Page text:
UN report: 8 million Kenyans surviving on less than Sh2,500 per month pushing extreme poverty index higher

Hunger-stricken Kenyans in the past. [Photo NMG]

A new report by the United Nations Economic Commission For Africa indicates that poverty levels have increased in Kenya with 7.97 million Kenyans living in extreme poverty.

Extreme poverty in definition throws to focus households or individuals whose monthly expenditure does not exceed Sh1,954 in rural and peri-urban areas while those in urban areas spend less than Sh2,551in a month, reports Business Daily.

As of March 2020, the rate of Kenyans under extreme poverty is below the UN’s rate of 1.4 per minute meaning Kenya isn’t doing much in alleviating poverty in the country.

With projections of total alleviation of poverty by 2030, Kenya remains off target and there are indications that by then, about 2.7 million Kenyans will be in living in extreme poverty.

Kenya currently has a one-person-per-minute rate of escape from extreme poverty.

This comes as a major blow to the Jubilee regime is in power for seven years now. The affiliation promised to raise the standards of living for Kenyans but this has not been forthcoming.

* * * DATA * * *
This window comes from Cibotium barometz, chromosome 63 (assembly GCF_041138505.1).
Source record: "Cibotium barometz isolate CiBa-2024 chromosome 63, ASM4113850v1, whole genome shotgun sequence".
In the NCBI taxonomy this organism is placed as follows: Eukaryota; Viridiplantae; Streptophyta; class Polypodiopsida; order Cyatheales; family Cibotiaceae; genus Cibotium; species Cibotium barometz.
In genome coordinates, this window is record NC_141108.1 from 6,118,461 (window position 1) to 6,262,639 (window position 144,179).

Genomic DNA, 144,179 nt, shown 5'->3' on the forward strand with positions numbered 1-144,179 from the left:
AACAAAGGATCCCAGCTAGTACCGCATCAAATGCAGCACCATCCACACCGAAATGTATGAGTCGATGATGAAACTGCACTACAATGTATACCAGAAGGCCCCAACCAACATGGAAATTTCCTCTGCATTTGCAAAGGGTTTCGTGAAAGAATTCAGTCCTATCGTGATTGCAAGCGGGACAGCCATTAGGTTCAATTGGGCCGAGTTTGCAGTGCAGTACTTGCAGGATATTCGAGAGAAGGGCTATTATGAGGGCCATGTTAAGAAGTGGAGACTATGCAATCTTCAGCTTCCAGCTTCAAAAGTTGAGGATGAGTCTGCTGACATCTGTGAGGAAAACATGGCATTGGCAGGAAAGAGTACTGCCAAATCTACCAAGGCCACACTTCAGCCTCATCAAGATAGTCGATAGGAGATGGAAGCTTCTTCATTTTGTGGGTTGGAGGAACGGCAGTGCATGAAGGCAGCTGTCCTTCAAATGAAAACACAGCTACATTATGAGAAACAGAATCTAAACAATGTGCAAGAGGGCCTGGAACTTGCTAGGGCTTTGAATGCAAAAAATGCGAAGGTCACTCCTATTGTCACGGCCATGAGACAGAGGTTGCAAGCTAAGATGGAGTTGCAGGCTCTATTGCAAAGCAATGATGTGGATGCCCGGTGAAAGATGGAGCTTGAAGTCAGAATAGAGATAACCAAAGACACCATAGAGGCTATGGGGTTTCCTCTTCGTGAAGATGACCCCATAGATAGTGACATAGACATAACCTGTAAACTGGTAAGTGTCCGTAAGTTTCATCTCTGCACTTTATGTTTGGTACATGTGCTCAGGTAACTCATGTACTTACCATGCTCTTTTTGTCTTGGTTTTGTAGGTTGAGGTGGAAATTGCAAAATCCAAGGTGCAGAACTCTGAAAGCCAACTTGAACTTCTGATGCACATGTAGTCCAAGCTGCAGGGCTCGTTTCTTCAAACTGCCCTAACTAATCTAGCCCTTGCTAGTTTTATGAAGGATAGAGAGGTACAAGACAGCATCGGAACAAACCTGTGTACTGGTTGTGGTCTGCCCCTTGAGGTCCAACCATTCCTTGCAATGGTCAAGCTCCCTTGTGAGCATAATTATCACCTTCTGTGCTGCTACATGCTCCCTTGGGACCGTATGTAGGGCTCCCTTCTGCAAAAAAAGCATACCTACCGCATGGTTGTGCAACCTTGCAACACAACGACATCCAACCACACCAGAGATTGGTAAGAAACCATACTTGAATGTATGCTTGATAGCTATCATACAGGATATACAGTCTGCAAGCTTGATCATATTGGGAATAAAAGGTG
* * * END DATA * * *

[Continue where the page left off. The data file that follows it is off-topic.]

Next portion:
Ballooning wage bill, massive layoffs by companies, the rising cost of living, increased taxation, a huge foreign debt and corruption are just some of the issues that may be pushing Kenyans to extreme poverty.

The same trajectory is being seen in South Africa where more people are plunging into extreme poverty.

However, Zimbabwe and Mauritania are some of Africa’s countries making a positive step in the alleviation of poverty.

Data by the UN agency suggest that Zimbabwe has a three people-per-minute escape rate from poverty against its target of 11.4 per minute while Mauritania has an escape rate of 1.8 against a target of 1.4. The Gambia remains constant at 1.7 against a target of 1.8.

The report suggests that “As a safety net, these countries should provide incentives for food importers to quickly forward purchase to ensure sufficient food reserves in key basic foods and prepare fiscal stimulus packages, for example guaranteeing wages for those unable to work due to the crisis, favour consumption and investment and maintain infrastructure investments to protect jobs.”